Truffles are technically a form of fungus, meaning that they commonly grow in the wild in a similar way to mushrooms. Truffles, technically part of the Tuber genus of fungi, grow underground in a relationship with tree roots and can take years to reach the point seen in harvested truffles.
As mentioned, truffles are fungi, which are known for being natural decomposers. Mould is a form of fungi, perhaps the most obvious example of these organism’s growing qualities.
Truffles start as tiny spores clinging onto the roots of various tree species before growing with them until fruition. However, the tree root and the truffle fungi both work hand-in-hand for each other’s survival.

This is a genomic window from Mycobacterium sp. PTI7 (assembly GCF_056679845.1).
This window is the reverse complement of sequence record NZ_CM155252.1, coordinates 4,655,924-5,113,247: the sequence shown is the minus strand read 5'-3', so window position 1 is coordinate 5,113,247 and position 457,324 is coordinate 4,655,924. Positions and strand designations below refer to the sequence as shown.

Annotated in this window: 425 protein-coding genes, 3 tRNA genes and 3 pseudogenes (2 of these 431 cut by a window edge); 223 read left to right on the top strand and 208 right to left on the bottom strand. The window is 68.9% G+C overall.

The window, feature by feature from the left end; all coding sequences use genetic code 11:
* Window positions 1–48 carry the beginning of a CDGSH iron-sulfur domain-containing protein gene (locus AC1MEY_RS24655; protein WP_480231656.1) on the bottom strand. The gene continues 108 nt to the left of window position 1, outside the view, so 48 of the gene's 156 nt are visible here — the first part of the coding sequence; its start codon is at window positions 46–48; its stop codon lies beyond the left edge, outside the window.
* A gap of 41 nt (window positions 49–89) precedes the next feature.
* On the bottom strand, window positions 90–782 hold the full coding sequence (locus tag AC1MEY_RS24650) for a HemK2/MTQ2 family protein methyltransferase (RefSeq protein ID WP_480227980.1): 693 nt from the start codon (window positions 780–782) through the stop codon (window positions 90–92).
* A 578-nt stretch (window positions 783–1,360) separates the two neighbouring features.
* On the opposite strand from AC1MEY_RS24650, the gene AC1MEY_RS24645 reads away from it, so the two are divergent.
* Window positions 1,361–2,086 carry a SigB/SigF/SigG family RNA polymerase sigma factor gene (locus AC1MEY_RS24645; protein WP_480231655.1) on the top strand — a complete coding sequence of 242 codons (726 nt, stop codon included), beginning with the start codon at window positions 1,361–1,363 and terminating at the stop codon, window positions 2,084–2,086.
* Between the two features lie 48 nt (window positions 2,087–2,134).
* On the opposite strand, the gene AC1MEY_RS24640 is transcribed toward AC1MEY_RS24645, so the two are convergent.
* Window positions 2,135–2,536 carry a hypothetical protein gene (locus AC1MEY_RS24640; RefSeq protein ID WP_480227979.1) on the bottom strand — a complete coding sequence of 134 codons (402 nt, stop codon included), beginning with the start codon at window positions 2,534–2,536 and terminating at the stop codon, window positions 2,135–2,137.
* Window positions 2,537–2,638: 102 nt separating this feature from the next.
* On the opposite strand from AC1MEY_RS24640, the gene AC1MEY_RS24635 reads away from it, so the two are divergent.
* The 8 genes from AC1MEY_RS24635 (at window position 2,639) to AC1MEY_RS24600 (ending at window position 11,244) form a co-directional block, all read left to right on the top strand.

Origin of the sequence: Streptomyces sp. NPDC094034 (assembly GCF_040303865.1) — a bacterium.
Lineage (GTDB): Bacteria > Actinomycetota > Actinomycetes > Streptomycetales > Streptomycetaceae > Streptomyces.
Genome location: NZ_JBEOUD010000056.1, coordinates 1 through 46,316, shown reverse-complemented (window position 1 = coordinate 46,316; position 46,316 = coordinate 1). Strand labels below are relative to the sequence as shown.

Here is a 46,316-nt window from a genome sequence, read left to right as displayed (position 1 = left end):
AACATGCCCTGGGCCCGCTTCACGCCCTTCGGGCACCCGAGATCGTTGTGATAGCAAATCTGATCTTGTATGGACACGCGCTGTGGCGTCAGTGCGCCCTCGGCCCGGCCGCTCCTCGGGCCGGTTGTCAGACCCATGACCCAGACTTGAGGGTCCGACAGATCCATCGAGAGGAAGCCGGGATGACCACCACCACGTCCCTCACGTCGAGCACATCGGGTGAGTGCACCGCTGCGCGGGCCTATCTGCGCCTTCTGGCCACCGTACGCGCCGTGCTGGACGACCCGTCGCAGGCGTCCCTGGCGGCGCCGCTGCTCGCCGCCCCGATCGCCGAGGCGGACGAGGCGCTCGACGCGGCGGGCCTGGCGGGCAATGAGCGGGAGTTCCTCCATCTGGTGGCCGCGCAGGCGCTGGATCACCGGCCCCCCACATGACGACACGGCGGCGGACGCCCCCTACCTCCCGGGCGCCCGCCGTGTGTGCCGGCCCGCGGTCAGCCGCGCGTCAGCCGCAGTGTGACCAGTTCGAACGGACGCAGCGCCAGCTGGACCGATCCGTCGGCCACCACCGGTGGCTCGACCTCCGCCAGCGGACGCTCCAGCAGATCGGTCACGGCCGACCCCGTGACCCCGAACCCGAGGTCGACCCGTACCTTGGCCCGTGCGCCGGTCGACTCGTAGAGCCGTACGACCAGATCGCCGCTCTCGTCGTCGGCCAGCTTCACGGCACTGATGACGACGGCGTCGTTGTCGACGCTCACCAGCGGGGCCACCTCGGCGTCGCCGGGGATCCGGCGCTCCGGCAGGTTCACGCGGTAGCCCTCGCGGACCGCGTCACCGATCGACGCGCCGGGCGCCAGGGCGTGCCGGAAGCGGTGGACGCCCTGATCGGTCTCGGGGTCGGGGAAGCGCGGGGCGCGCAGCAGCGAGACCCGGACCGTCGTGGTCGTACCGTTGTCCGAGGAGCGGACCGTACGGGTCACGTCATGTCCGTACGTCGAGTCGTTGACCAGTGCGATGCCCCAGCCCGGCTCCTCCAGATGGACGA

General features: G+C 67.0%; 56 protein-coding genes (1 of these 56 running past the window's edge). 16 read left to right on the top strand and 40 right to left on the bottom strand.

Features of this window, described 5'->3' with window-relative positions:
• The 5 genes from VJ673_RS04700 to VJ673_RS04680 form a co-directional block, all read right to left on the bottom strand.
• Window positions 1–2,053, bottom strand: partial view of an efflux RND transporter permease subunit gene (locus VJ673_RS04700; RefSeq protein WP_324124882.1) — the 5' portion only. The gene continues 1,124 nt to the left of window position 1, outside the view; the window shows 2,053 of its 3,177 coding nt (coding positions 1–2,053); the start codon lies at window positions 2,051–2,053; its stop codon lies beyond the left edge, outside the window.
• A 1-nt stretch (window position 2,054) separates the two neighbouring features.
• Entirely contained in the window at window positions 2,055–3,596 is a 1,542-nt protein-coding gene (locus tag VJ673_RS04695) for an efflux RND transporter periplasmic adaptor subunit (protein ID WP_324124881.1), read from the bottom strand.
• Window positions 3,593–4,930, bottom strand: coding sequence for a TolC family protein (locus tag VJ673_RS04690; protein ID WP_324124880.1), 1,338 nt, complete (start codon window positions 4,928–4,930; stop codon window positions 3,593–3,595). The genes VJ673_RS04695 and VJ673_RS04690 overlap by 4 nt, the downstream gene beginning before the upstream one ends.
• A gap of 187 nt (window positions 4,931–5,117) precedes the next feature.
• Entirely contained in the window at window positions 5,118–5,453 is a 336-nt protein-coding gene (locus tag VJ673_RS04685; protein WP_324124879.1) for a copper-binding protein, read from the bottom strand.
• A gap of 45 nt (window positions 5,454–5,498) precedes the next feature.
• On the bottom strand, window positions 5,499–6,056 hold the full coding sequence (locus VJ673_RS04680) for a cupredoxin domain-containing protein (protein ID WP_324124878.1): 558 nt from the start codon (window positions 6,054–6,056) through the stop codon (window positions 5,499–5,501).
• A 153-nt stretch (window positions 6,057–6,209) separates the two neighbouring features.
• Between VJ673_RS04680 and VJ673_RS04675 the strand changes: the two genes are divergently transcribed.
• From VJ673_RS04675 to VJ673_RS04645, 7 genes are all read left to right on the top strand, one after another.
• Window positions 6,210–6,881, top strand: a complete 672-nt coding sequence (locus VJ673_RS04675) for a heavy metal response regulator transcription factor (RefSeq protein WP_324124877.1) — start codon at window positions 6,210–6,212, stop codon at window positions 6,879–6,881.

Truffles grow thanks to carbohydrates. However, many truffle species can’t produce these themselves, so they perform an exchange with their host plant.
In their early life, truffles stretch out in incredibly thin roots that allow it to explore the nearby soil for nutrients. The truffle can then pass these onto the plant, which has larger roots and is less capable of finding these ingredients. In return, the tree gives the truffle the carbohydrates required to grow.
Once a truffle has received enough nutrients from the host plant, it can begin to form what is known as the fruiting body, the familiar shape of culinary truffles. The fungi do this to produce spores to help it spread, but this also provides the wonderful food that has become famous throughout Italy.